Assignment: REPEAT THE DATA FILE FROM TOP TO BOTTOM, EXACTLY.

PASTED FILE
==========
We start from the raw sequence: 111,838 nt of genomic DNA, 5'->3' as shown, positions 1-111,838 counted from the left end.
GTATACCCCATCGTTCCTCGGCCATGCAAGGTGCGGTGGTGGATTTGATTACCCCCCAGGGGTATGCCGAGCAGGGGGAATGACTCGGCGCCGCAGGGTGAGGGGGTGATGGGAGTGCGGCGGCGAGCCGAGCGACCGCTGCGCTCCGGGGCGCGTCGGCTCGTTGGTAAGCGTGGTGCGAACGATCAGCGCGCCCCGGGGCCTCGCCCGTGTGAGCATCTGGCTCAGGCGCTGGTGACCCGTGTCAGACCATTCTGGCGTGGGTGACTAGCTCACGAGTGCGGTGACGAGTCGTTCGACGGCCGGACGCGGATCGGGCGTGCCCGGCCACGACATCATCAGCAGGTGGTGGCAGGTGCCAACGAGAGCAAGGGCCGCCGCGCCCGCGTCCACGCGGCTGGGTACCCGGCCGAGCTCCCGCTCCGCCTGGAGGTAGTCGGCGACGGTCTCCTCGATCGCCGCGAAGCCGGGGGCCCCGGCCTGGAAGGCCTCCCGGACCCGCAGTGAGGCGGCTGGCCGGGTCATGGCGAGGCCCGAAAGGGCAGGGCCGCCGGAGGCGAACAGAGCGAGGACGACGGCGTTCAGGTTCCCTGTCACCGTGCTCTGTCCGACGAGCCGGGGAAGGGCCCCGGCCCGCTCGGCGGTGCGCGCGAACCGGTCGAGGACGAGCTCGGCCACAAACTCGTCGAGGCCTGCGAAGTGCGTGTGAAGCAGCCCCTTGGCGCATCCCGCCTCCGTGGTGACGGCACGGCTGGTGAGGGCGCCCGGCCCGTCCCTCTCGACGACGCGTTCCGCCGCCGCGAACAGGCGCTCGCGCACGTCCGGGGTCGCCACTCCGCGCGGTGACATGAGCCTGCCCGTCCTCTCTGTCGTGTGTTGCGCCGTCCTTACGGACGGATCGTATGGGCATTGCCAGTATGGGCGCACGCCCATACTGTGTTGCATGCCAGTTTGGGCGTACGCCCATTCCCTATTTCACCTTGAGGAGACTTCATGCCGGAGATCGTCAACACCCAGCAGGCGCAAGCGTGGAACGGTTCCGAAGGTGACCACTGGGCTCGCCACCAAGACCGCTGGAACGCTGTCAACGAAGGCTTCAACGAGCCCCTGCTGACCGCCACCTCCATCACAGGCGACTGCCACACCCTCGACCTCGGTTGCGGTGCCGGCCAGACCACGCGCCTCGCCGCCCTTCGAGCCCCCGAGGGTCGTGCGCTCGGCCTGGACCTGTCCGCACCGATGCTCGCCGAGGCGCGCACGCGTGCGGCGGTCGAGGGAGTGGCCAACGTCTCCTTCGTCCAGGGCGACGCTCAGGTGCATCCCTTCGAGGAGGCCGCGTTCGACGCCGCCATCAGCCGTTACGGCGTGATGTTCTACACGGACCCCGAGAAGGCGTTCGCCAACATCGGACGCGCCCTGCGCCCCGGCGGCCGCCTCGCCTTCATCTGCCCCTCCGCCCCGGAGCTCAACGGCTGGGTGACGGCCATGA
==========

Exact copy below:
We start from the raw sequence: 111,838 nt of genomic DNA, 5'->3' as shown, positions 1-111,838 counted from the left end.
GTATACCCCATCGTTCCTCGGCCATGCAAGGTGCGGTGGTGGATTTGATTACCCCCCAGGGGTATGCCGAGCAGGGGGAATGACTCGGCGCCGCAGGGTGAGGGGGTGATGGGAGTGCGGCGGCGAGCCGAGCGACCGCTGCGCTCCGGGGCGCGTCGGCTCGTTGGTAAGCGTGGTGCGAACGATCAGCGCGCCCCGGGGCCTCGCCCGTGTGAGCATCTGGCTCAGGCGCTGGTGACCCGTGTCAGACCATTCTGGCGTGGGTGACTAGCTCACGAGTGCGGTGACGAGTCGTTCGACGGCCGGACGCGGATCGGGCGTGCCCGGCCACGACATCATCAGCAGGTGGTGGCAGGTGCCAACGAGAGCAAGGGCCGCCGCGCCCGCGTCCACGCGGCTGGGTACCCGGCCGAGCTCCCGCTCCGCCTGGAGGTAGTCGGCGACGGTCTCCTCGATCGCCGCGAAGCCGGGGGCCCCGGCCTGGAAGGCCTCCCGGACCCGCAGTGAGGCGGCTGGCCGGGTCATGGCGAGGCCCGAAAGGGCAGGGCCGCCGGAGGCGAACAGAGCGAGGACGACGGCGTTCAGGTTCCCTGTCACCGTGCTCTGTCCGACGAGCCGGGGAAGGGCCCCGGCCCGCTCGGCGGTGCGCGCGAACCGGTCGAGGACGAGCTCGGCCACAAACTCGTCGAGGCCTGCGAAGTGCGTGTGAAGCAGCCCCTTGGCGCATCCCGCCTCCGTGGTGACGGCACGGCTGGTGAGGGCGCCCGGCCCGTCCCTCTCGACGACGCGTTCCGCCGCCGCGAACAGGCGCTCGCGCACGTCCGGGGTCGCCACTCCGCGCGGTGACATGAGCCTGCCCGTCCTCTCTGTCGTGTGTTGCGCCGTCCTTACGGACGGATCGTATGGGCATTGCCAGTATGGGCGCACGCCCATACTGTGTTGCATGCCAGTTTGGGCGTACGCCCATTCCCTATTTCACCTTGAGGAGACTTCATGCCGGAGATCGTCAACACCCAGCAGGCGCAAGCGTGGAACGGTTCCGAAGGTGACCACTGGGCTCGCCACCAAGACCGCTGGAACGCTGTCAACGAAGGCTTCAACGAGCCCCTGCTGACCGCCACCTCCATCACAGGCGACTGCCACACCCTCGACCTCGGTTGCGGTGCCGGCCAGACCACGCGCCTCGCCGCCCTTCGAGCCCCCGAGGGTCGTGCGCTCGGCCTGGACCTGTCCGCACCGATGCTCGCCGAGGCGCGCACGCGTGCGGCGGTCGAGGGAGTGGCCAACGTCTCCTTCGTCCAGGGCGACGCTCAGGTGCATCCCTTCGAGGAGGCCGCGTTCGACGCCGCCATCAGCCGTTACGGCGTGATGTTCTACACGGACCCCGAGAAGGCGTTCGCCAACATCGGACGCGCCCTGCGCCCCGGCGGCCGCCTCGCCTTCATCTGCCCCTCCGCCCCGGAGCTCAACGGCTGGGTGACGGCCATGA